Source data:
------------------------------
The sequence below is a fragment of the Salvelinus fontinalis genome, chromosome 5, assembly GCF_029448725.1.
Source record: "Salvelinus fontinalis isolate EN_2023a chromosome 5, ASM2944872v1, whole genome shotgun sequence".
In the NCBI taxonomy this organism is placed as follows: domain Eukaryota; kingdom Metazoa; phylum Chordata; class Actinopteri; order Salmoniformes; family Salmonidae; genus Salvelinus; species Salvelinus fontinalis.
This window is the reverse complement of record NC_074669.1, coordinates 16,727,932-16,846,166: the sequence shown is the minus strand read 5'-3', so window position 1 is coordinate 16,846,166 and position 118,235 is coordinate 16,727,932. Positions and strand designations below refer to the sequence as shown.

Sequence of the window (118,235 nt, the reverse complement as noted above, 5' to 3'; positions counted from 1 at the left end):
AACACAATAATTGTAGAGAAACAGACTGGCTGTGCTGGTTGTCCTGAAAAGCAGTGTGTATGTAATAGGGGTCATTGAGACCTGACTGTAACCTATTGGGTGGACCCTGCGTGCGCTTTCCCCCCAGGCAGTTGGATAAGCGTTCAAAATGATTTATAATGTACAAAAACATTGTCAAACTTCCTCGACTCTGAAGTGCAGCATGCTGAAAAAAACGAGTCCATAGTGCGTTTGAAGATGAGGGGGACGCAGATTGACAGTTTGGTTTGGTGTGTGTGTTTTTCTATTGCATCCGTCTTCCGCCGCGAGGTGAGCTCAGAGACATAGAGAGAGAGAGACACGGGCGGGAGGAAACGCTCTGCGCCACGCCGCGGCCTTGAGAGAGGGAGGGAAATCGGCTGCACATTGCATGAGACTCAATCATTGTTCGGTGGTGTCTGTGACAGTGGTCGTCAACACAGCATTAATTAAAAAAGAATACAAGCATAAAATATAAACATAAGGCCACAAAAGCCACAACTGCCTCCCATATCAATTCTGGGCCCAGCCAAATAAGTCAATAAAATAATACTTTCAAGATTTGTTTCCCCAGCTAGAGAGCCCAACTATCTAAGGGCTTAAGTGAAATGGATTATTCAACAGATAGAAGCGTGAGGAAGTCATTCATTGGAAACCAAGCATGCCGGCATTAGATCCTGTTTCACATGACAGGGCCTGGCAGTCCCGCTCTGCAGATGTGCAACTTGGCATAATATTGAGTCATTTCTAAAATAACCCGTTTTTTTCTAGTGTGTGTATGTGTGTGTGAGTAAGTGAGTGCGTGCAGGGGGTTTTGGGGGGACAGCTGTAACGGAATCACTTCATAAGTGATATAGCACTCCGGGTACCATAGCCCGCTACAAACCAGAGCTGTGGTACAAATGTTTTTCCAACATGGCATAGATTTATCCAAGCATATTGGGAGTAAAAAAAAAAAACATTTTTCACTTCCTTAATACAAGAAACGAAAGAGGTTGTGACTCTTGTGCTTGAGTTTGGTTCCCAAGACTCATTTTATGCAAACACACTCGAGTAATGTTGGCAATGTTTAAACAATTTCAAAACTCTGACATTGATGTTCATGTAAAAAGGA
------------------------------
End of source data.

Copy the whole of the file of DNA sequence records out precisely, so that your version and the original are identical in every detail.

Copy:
The sequence below is a fragment of the Salvelinus fontinalis genome, chromosome 5, assembly GCF_029448725.1.
Source record: "Salvelinus fontinalis isolate EN_2023a chromosome 5, ASM2944872v1, whole genome shotgun sequence".
In the NCBI taxonomy this organism is placed as follows: domain Eukaryota; kingdom Metazoa; phylum Chordata; class Actinopteri; order Salmoniformes; family Salmonidae; genus Salvelinus; species Salvelinus fontinalis.
This window is the reverse complement of record NC_074669.1, coordinates 16,727,932-16,846,166: the sequence shown is the minus strand read 5'-3', so window position 1 is coordinate 16,846,166 and position 118,235 is coordinate 16,727,932. Positions and strand designations below refer to the sequence as shown.

Sequence of the window (118,235 nt, the reverse complement as noted above, 5' to 3'; positions counted from 1 at the left end):
AACACAATAATTGTAGAGAAACAGACTGGCTGTGCTGGTTGTCCTGAAAAGCAGTGTGTATGTAATAGGGGTCATTGAGACCTGACTGTAACCTATTGGGTGGACCCTGCGTGCGCTTTCCCCCCAGGCAGTTGGATAAGCGTTCAAAATGATTTATAATGTACAAAAACATTGTCAAACTTCCTCGACTCTGAAGTGCAGCATGCTGAAAAAAACGAGTCCATAGTGCGTTTGAAGATGAGGGGGACGCAGATTGACAGTTTGGTTTGGTGTGTGTGTTTTTCTATTGCATCCGTCTTCCGCCGCGAGGTGAGCTCAGAGACATAGAGAGAGAGAGACACGGGCGGGAGGAAACGCTCTGCGCCACGCCGCGGCCTTGAGAGAGGGAGGGAAATCGGCTGCACATTGCATGAGACTCAATCATTGTTCGGTGGTGTCTGTGACAGTGGTCGTCAACACAGCATTAATTAAAAAAGAATACAAGCATAAAATATAAACATAAGGCCACAAAAGCCACAACTGCCTCCCATATCAATTCTGGGCCCAGCCAAATAAGTCAATAAAATAATACTTTCAAGATTTGTTTCCCCAGCTAGAGAGCCCAACTATCTAAGGGCTTAAGTGAAATGGATTATTCAACAGATAGAAGCGTGAGGAAGTCATTCATTGGAAACCAAGCATGCCGGCATTAGATCCTGTTTCACATGACAGGGCCTGGCAGTCCCGCTCTGCAGATGTGCAACTTGGCATAATATTGAGTCATTTCTAAAATAACCCGTTTTTTTCTAGTGTGTGTATGTGTGTGTGAGTAAGTGAGTGCGTGCAGGGGGTTTTGGGGGGACAGCTGTAACGGAATCACTTCATAAGTGATATAGCACTCCGGGTACCATAGCCCGCTACAAACCAGAGCTGTGGTACAAATGTTTTTCCAACATGGCATAGATTTATCCAAGCATATTGGGAGTAAAAAAAAAAAACATTTTTCACTTCCTTAATACAAGAAACGAAAGAGGTTGTGACTCTTGTGCTTGAGTTTGGTTCCCAAGACTCATTTTATGCAAACACACTCGAGTAATGTTGGCAATGTTTAAACAATTTCAAAACTCTGACATTGATGTTCATGTAAAAAGGA